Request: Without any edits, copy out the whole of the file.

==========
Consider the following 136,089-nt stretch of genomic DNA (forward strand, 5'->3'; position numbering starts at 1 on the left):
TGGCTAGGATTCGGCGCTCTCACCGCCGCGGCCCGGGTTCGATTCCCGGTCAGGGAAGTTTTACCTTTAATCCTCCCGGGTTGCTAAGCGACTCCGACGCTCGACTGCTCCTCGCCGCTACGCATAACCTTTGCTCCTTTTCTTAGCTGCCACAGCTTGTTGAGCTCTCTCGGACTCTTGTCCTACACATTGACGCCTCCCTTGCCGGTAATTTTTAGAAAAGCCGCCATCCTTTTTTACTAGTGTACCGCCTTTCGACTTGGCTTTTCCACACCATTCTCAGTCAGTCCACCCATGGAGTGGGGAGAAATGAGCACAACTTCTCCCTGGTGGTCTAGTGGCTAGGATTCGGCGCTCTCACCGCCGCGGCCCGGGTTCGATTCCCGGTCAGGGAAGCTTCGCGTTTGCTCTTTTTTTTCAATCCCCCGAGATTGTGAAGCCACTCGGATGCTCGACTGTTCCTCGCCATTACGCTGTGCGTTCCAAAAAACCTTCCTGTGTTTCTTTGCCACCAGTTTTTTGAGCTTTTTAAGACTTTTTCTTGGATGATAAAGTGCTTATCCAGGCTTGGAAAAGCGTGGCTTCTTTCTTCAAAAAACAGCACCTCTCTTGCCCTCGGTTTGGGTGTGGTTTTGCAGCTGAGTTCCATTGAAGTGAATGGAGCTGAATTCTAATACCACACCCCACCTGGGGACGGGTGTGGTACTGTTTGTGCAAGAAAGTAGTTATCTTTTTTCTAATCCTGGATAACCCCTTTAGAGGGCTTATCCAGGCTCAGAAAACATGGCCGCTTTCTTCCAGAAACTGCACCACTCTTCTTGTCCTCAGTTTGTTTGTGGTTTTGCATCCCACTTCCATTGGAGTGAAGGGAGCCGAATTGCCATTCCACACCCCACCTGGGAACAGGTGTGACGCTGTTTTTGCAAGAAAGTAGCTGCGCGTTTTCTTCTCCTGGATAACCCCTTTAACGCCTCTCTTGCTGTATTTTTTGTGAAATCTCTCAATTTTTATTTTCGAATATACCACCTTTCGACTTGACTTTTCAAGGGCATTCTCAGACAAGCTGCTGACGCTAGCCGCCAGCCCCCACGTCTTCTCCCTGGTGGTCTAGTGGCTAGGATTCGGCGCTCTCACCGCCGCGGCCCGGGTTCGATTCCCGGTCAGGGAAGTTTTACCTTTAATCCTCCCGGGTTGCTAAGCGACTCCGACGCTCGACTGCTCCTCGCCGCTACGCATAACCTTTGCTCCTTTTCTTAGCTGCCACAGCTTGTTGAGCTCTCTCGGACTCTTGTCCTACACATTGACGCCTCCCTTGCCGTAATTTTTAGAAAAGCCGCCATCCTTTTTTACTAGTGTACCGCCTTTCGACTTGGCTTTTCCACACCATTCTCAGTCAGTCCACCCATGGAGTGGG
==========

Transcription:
Consider the following 136,089-nt stretch of genomic DNA (forward strand, 5'->3'; position numbering starts at 1 on the left):
TGGCTAGGATTCGGCGCTCTCACCGCCGCGGCCCGGGTTCGATTCCCGGTCAGGGAAGTTTTACCTTTAATCCTCCCGGGTTGCTAAGCGACTCCGACGCTCGACTGCTCCTCGCCGCTACGCATAACCTTTGCTCCTTTTCTTAGCTGCCACAGCTTGTTGAGCTCTCTCGGACTCTTGTCCTACACATTGACGCCTCCCTTGCCGGTAATTTTTAGAAAAGCCGCCATCCTTTTTTACTAGTGTACCGCCTTTCGACTTGGCTTTTCCACACCATTCTCAGTCAGTCCACCCATGGAGTGGGGAGAAATGAGCACAACTTCTCCCTGGTGGTCTAGTGGCTAGGATTCGGCGCTCTCACCGCCGCGGCCCGGGTTCGATTCCCGGTCAGGGAAGCTTCGCGTTTGCTCTTTTTTTTCAATCCCCCGAGATTGTGAAGCCACTCGGATGCTCGACTGTTCCTCGCCATTACGCTGTGCGTTCCAAAAAACCTTCCTGTGTTTCTTTGCCACCAGTTTTTTGAGCTTTTTAAGACTTTTTCTTGGATGATAAAGTGCTTATCCAGGCTTGGAAAAGCGTGGCTTCTTTCTTCAAAAAACAGCACCTCTCTTGCCCTCGGTTTGGGTGTGGTTTTGCAGCTGAGTTCCATTGAAGTGAATGGAGCTGAATTCTAATACCACACCCCACCTGGGGACGGGTGTGGTACTGTTTGTGCAAGAAAGTAGTTATCTTTTTTCTAATCCTGGATAACCCCTTTAGAGGGCTTATCCAGGCTCAGAAAACATGGCCGCTTTCTTCCAGAAACTGCACCACTCTTCTTGTCCTCAGTTTGTTTGTGGTTTTGCATCCCACTTCCATTGGAGTGAAGGGAGCCGAATTGCCATTCCACACCCCACCTGGGAACAGGTGTGACGCTGTTTTTGCAAGAAAGTAGCTGCGCGTTTTCTTCTCCTGGATAACCCCTTTAACGCCTCTCTTGCTGTATTTTTTGTGAAATCTCTCAATTTTTATTTTCGAATATACCACCTTTCGACTTGACTTTTCAAGGGCATTCTCAGACAAGCTGCTGACGCTAGCCGCCAGCCCCCACGTCTTCTCCCTGGTGGTCTAGTGGCTAGGATTCGGCGCTCTCACCGCCGCGGCCCGGGTTCGATTCCCGGTCAGGGAAGTTTTACCTTTAATCCTCCCGGGTTGCTAAGCGACTCCGACGCTCGACTGCTCCTCGCCGCTACGCATAACCTTTGCTCCTTTTCTTAGCTGCCACAGCTTGTTGAGCTCTCTCGGACTCTTGTCCTACACATTGACGCCTCCCTTGCCGTAATTTTTAGAAAAGCCGCCATCCTTTTTTACTAGTGTACCGCCTTTCGACTTGGCTTTTCCACACCATTCTCAGTCAGTCCACCCATGGAGTGGG